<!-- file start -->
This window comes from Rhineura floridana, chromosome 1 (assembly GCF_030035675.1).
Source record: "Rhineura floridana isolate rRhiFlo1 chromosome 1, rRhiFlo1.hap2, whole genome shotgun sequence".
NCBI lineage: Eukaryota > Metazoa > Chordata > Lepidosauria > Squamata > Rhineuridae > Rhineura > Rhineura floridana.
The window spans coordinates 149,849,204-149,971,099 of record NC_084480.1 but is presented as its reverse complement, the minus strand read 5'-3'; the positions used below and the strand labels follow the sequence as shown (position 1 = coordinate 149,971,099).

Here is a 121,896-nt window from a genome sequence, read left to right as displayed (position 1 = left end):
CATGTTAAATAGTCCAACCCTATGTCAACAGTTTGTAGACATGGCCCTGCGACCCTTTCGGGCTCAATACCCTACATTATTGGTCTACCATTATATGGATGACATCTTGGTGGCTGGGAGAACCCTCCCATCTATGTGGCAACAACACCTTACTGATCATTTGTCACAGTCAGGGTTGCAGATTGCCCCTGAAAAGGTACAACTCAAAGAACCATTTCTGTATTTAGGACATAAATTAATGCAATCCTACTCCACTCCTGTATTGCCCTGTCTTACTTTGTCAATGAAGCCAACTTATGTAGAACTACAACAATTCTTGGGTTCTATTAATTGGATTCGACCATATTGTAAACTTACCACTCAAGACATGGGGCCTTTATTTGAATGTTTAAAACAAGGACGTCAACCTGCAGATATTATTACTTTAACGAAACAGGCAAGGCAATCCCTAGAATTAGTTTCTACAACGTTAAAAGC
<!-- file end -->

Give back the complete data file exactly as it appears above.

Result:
This window comes from Rhineura floridana, chromosome 1 (assembly GCF_030035675.1).
Source record: "Rhineura floridana isolate rRhiFlo1 chromosome 1, rRhiFlo1.hap2, whole genome shotgun sequence".
NCBI lineage: Eukaryota > Metazoa > Chordata > Lepidosauria > Squamata > Rhineuridae > Rhineura > Rhineura floridana.
The window spans coordinates 149,849,204-149,971,099 of record NC_084480.1 but is presented as its reverse complement, the minus strand read 5'-3'; the positions used below and the strand labels follow the sequence as shown (position 1 = coordinate 149,971,099).

Here is a 121,896-nt window from a genome sequence, read left to right as displayed (position 1 = left end):
CATGTTAAATAGTCCAACCCTATGTCAACAGTTTGTAGACATGGCCCTGCGACCCTTTCGGGCTCAATACCCTACATTATTGGTCTACCATTATATGGATGACATCTTGGTGGCTGGGAGAACCCTCCCATCTATGTGGCAACAACACCTTACTGATCATTTGTCACAGTCAGGGTTGCAGATTGCCCCTGAAAAGGTACAACTCAAAGAACCATTTCTGTATTTAGGACATAAATTAATGCAATCCTACTCCACTCCTGTATTGCCCTGTCTTACTTTGTCAATGAAGCCAACTTATGTAGAACTACAACAATTCTTGGGTTCTATTAATTGGATTCGACCATATTGTAAACTTACCACTCAAGACATGGGGCCTTTATTTGAATGTTTAAAACAAGGACGTCAACCTGCAGATATTATTACTTTAACGAAACAGGCAAGGCAATCCCTAGAATTAGTTTCTACAACGTTAAAAGC